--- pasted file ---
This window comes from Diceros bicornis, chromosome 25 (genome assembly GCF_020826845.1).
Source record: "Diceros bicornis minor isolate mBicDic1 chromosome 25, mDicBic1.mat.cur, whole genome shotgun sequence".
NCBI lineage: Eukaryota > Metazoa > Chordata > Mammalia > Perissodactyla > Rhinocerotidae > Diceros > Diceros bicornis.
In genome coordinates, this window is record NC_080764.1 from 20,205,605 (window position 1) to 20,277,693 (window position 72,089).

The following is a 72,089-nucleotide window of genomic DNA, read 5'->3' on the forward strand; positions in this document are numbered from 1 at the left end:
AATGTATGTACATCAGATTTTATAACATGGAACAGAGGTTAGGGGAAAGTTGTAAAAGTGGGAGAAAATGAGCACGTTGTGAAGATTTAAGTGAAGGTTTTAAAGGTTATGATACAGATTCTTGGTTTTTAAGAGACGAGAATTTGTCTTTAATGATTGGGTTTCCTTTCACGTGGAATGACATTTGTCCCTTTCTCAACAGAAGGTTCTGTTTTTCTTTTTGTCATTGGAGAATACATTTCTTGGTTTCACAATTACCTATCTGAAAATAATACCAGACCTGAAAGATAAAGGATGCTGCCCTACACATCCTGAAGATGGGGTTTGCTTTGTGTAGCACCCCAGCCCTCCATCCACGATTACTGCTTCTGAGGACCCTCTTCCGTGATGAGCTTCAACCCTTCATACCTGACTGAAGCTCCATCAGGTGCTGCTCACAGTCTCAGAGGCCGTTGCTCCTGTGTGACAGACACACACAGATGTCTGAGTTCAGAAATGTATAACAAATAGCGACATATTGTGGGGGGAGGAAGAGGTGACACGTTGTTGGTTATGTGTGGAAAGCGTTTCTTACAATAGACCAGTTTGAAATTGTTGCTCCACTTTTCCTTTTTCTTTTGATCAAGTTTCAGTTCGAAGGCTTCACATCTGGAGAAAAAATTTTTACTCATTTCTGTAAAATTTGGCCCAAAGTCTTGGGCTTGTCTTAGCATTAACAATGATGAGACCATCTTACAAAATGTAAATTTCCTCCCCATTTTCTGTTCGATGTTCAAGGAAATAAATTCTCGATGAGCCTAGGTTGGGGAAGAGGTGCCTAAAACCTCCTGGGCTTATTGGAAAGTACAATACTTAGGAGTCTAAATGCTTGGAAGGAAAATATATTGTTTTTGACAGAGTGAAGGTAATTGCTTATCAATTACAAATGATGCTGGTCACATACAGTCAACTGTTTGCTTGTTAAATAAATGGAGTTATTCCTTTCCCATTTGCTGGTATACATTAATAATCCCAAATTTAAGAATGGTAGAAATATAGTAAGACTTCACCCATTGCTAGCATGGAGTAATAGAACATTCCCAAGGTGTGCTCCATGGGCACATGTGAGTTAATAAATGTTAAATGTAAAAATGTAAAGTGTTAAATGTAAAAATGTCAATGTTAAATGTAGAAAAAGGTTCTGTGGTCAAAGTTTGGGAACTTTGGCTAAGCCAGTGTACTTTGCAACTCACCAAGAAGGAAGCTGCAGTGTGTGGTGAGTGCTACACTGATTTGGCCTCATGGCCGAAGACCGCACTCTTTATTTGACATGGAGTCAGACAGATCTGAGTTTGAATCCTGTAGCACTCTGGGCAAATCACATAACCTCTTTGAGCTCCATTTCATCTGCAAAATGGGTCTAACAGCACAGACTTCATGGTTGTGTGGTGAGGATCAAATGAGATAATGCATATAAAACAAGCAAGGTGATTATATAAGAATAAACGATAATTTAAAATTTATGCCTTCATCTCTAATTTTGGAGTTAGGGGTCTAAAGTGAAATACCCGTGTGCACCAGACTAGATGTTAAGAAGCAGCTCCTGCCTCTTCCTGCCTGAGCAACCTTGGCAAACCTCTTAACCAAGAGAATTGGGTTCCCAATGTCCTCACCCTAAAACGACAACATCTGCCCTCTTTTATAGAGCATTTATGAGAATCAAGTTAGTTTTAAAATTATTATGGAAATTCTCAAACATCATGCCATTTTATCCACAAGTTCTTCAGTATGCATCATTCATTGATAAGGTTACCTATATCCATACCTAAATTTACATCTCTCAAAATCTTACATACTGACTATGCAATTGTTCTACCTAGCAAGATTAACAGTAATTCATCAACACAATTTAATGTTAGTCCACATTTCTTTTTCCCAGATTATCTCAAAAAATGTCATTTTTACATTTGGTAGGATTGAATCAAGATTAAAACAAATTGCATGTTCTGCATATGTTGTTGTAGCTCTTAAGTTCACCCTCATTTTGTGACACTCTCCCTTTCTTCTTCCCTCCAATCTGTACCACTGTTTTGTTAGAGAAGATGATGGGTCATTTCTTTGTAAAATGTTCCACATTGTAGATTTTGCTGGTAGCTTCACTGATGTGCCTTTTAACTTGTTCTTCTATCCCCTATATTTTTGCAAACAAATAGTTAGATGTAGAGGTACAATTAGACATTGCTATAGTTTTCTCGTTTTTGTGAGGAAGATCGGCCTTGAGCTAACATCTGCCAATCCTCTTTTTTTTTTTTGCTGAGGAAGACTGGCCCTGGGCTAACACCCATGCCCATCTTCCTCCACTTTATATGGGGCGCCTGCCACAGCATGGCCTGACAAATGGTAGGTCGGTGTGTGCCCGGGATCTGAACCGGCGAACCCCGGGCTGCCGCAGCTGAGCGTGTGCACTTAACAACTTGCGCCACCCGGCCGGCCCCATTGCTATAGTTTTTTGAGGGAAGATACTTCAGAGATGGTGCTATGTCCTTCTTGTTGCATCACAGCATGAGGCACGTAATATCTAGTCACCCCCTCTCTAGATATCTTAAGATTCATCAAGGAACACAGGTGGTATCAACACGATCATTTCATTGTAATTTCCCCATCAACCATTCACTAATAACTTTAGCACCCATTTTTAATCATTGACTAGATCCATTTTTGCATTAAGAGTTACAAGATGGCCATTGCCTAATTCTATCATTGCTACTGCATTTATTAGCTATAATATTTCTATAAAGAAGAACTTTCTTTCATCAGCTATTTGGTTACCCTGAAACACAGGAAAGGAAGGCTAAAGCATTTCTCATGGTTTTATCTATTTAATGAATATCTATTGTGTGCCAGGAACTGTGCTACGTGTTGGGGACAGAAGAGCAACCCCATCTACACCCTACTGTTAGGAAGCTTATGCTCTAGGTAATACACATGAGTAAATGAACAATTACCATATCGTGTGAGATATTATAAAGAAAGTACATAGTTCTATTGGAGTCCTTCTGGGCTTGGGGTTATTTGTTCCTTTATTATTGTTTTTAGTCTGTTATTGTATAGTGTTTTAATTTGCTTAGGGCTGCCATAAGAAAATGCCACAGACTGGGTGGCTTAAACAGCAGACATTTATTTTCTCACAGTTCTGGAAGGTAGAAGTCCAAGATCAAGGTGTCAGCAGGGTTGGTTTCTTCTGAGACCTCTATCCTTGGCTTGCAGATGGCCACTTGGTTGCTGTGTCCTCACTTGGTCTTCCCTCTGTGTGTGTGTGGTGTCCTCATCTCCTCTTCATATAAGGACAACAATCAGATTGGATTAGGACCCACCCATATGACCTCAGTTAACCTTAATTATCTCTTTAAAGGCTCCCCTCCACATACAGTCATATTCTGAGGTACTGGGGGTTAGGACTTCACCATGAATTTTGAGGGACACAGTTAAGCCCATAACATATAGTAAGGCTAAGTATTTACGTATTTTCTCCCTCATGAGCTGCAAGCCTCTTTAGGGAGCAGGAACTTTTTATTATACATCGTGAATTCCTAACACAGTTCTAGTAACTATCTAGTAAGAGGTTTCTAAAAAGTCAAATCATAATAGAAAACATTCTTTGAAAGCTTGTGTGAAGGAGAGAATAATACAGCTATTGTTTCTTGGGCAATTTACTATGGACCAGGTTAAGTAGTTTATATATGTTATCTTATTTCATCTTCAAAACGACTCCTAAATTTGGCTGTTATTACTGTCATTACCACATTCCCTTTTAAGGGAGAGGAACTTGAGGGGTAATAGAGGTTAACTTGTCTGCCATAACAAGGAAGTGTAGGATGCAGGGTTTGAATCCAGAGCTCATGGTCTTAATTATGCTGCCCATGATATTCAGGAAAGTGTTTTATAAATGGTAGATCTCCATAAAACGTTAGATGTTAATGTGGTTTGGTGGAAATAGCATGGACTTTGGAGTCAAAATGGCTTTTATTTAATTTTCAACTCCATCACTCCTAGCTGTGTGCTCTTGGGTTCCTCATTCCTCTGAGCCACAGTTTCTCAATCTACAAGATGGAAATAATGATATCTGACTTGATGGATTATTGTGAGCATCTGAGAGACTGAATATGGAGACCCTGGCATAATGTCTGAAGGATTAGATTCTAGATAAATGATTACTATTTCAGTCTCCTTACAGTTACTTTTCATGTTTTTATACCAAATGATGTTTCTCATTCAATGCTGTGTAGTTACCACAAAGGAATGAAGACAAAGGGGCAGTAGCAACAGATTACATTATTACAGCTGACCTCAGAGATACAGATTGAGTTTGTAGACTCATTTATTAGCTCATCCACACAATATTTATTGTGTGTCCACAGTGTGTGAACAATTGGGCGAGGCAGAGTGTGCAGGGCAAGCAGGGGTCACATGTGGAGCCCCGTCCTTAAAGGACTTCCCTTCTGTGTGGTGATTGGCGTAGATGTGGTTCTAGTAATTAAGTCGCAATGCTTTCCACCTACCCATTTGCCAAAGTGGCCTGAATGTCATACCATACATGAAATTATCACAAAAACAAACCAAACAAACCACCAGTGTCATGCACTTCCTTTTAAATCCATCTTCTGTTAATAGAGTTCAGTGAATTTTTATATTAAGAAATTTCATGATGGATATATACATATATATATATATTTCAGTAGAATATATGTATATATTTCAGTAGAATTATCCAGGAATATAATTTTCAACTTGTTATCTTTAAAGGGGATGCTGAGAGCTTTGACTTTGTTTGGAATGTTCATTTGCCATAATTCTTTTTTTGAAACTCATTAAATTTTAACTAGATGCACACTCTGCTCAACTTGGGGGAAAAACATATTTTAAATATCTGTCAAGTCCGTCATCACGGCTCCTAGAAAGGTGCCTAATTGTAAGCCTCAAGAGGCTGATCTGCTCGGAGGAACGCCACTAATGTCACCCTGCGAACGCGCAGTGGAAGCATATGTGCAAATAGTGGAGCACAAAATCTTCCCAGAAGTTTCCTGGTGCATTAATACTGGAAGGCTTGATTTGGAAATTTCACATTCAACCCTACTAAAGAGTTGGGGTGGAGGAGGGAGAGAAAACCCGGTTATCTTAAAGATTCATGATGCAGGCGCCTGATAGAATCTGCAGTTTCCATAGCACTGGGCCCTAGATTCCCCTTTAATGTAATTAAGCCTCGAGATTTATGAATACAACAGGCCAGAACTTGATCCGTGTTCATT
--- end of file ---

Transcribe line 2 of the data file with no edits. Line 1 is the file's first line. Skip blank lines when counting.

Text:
Source record: "Diceros bicornis minor isolate mBicDic1 chromosome 25, mDicBic1.mat.cur, whole genome shotgun sequence".